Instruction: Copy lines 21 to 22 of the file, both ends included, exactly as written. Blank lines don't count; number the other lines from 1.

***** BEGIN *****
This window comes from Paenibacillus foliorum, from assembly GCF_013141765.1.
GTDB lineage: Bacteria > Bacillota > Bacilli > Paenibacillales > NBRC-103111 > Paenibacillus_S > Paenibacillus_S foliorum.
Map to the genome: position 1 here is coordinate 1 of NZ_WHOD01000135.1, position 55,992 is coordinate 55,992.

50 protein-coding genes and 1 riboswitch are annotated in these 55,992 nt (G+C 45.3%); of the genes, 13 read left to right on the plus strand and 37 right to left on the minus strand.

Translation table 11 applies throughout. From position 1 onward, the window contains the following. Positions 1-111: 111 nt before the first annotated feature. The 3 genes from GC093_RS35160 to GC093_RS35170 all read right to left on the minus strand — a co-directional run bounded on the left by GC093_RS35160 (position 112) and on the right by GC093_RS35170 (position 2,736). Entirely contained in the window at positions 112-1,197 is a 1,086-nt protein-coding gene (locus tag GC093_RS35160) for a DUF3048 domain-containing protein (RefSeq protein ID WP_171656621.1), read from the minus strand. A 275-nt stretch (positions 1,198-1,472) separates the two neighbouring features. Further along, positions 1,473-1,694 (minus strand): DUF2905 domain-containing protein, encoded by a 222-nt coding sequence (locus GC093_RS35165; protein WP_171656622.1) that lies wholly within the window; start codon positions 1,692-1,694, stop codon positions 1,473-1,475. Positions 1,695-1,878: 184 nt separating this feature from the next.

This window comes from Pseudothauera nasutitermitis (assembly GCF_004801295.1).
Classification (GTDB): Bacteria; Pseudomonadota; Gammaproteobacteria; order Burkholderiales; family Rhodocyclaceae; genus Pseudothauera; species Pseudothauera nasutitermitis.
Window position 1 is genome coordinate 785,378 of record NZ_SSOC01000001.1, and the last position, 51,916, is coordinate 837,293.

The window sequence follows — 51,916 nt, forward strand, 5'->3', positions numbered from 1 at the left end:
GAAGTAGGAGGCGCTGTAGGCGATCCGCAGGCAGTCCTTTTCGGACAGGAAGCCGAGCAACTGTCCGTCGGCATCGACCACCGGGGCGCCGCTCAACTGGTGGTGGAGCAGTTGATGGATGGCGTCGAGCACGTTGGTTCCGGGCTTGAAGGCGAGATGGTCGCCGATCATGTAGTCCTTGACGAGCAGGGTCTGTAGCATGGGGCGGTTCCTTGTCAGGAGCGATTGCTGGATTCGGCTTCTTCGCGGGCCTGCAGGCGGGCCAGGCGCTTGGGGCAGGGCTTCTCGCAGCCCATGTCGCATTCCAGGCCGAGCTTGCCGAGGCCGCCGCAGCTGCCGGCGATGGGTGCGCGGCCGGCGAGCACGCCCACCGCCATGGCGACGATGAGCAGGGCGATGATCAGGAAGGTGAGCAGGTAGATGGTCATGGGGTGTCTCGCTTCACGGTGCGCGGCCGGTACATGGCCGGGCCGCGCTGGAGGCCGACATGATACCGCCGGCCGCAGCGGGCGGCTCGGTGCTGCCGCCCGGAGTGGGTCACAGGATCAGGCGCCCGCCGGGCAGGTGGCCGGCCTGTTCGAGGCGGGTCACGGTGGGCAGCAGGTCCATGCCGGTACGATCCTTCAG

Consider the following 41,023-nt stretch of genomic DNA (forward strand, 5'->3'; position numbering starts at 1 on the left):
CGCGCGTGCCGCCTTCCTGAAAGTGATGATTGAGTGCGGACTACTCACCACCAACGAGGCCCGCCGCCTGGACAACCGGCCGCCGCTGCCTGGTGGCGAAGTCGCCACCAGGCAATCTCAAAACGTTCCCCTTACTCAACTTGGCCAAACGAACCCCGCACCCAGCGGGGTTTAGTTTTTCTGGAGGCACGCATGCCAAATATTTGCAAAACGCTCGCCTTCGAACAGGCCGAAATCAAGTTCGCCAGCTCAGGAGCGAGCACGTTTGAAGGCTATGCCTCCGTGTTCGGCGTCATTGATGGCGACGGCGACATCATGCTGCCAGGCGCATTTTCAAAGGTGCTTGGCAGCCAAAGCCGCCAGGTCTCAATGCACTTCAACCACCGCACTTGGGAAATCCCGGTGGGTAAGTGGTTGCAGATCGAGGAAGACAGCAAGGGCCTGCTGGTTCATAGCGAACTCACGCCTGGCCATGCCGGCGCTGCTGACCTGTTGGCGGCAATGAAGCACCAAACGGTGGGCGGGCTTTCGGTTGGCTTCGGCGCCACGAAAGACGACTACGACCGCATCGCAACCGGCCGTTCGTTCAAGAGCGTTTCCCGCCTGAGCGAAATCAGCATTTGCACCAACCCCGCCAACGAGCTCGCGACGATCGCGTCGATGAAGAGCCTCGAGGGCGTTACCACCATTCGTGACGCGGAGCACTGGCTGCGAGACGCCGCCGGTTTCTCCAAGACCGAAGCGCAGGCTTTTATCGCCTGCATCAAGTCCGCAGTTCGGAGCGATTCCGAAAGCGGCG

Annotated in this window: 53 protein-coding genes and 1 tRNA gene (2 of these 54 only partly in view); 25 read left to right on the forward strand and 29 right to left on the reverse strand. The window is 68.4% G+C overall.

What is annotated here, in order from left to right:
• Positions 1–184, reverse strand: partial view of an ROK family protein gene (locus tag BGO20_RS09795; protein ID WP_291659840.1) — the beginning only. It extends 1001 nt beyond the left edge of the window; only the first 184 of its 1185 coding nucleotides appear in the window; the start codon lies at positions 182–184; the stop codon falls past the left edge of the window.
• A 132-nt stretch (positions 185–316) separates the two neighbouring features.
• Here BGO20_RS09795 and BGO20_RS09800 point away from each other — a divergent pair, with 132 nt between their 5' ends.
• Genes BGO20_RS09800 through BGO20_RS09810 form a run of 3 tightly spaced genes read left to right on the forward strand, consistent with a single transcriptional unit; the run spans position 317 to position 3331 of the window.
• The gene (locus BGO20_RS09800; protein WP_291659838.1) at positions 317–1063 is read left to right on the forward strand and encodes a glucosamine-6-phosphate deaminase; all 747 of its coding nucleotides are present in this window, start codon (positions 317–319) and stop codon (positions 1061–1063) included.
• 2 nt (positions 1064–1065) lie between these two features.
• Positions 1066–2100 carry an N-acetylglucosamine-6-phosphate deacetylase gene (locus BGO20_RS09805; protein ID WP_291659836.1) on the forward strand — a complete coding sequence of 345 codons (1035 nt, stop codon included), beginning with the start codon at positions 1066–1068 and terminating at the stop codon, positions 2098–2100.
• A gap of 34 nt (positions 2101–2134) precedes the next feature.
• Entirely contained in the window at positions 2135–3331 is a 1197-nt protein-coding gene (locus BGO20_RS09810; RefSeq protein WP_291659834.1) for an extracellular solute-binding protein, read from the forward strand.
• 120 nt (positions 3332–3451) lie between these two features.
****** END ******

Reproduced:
• Positions 1066–2100 carry an N-acetylglucosamine-6-phosphate deacetylase gene (locus BGO20_RS09805; protein ID WP_291659836.1) on the forward strand — a complete coding sequence of 345 codons (1035 nt, stop codon included), beginning with the start codon at positions 1066–1068 and terminating at the stop codon, positions 2098–2100.
• A gap of 34 nt (positions 2101–2134) precedes the next feature.